Rather than serving as a massive employee assistance program, the Society for Human Resource Management is providing professional guidance to help manage the economic downturn.
“Our members are coming to us for those tactical, regulatory, legal data points so that they can advise their executive management,” says China Miner Gorman, SHRM chief operating officer.
Yet SHRM also is hearing about individual pain that comes from losing a job or having to deliver the bad news when others are downsized. Those stories, however, are conveyed at 600 local SHRM chapters during monthly lunches or dinners.
At a recent meeting of SHRM of Greater Tucson in Arizona, participants spoke about layoff rounds at their companies, according to Judith Burgard, president-elect of the organization. Others mentioned job openings at their firms.
It was a sort of employment exchange that could help HR managers point displaced workers in the direction of a job. At another meeting, the group shared ideas about novel ways to avoid layoffs.
The Tucson SHRM chapter also revived a program to help members who have lost their jobs, while it continues to offer skills training that will keep them competitive in an increasingly brutal labor market.
Taken together, these initiatives can soothe frazzled HR professionals.
“That is what the chapter network does informally,” Burgard says. “It’s a very important stress reduction factor.” When she visited the SHRM chapter in Detroit in May, Gorman thought she might encounter frayed nerves and negative attitudes.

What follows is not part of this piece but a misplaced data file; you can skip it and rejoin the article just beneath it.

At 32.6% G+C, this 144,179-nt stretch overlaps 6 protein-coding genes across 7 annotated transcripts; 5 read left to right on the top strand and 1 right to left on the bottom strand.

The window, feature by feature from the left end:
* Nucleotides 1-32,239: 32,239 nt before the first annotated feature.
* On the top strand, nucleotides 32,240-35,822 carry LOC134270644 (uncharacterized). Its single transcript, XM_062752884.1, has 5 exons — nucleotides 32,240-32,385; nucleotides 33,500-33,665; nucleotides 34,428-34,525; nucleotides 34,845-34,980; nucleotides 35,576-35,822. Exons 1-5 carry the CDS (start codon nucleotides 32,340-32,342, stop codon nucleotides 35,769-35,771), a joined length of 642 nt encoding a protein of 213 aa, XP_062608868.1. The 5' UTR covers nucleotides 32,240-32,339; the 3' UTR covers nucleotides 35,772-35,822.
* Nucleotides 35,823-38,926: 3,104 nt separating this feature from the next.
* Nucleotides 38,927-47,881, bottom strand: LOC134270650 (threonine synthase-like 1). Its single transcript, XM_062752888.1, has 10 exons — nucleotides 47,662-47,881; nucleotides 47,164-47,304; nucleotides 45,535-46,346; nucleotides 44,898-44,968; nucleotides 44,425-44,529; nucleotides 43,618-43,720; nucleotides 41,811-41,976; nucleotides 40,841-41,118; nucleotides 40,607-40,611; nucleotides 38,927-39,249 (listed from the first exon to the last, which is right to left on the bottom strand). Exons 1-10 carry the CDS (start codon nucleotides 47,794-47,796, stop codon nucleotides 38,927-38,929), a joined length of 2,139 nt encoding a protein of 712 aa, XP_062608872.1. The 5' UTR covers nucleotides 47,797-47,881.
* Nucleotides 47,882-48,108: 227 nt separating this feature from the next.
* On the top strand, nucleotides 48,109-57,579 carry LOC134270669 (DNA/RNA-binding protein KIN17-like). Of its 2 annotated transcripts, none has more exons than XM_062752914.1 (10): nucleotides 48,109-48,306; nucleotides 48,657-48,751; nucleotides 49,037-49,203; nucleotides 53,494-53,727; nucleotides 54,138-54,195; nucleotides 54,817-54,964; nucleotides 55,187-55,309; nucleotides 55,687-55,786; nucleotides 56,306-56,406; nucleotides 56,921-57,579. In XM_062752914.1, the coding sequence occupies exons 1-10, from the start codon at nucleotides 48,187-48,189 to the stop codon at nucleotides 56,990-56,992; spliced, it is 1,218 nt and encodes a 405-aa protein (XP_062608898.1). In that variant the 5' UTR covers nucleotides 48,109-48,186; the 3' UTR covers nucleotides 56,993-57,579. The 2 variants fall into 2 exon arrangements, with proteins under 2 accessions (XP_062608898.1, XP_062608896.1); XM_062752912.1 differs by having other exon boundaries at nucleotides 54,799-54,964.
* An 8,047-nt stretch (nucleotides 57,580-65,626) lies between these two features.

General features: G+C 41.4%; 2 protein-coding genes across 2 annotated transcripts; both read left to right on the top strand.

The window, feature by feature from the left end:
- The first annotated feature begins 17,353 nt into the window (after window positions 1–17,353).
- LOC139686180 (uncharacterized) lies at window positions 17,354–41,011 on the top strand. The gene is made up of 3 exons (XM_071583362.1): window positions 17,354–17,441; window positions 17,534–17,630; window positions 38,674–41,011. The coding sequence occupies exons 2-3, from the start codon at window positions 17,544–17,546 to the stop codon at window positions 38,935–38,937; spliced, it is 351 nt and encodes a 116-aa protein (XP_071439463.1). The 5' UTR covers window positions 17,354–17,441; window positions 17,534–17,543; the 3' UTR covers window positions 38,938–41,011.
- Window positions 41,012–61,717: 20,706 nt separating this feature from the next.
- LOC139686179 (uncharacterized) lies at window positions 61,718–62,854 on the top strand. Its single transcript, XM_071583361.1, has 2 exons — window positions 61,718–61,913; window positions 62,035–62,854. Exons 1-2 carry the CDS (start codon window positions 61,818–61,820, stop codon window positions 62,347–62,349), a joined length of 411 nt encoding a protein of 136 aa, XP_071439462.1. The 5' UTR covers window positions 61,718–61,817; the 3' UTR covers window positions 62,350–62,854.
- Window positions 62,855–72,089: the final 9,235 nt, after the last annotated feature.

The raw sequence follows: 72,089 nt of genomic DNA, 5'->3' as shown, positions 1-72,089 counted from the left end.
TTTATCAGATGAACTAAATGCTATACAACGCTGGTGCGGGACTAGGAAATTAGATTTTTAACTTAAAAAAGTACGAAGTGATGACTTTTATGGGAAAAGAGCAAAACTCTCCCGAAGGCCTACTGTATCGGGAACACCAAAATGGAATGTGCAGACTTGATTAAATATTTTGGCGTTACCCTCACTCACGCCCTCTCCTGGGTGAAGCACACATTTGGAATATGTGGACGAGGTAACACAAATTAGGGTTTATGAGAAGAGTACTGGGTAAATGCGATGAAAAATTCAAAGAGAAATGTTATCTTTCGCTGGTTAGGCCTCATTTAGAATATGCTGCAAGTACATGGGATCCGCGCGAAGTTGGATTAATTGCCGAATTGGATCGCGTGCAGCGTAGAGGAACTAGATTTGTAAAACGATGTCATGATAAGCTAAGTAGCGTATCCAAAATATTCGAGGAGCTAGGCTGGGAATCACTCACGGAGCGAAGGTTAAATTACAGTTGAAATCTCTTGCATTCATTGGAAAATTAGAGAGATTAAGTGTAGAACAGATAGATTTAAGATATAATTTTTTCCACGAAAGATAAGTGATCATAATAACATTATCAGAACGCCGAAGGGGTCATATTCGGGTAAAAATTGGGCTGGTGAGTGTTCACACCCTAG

“Nothing could be further from the truth,” Gorman says. “They were strong. They were positive. I left inspired by their professionalism [and] the strategic thinking in that room. HR is playing a critical role in leading their community forward as the primary industry that supported that economy for so long is unraveling.”
Breaking bread with peers at local chapters is one of the defining moments of SHRM community, according to Sue Meisinger, former SHRM president and CEO. It’s one of the few places where members can vent because they often find themselves isolated in confidentiality at work.
“Those local relationships built through the chapters are very important during tough economic times,” Meisinger says. “It’s one of the ties that bind.”
Members are likely to turn to SHRM headquarters in Alexandria, Virginia, for advice on conducting layoffs or managing benefits for separated workers.
They can do that through the Knowledge Advisor service that puts them in touch with certified HR experts on topics like reducing headcount without violating federal notice requirements. Or they can e-mail information queries to Express Requests.
This year, more than 47,000 members have used Express Requests and about 24,500 have utilized Knowledge Advisors. Those totals represent 40 and 17 percent increases, respectively, over the same period in 2008.
The SHRM annual conference in New Orleans has been programmed to offer recession-response information with such things as a career transition center.
Workforce Management, June 22, 2009, p. 22 -- Subscribe Now!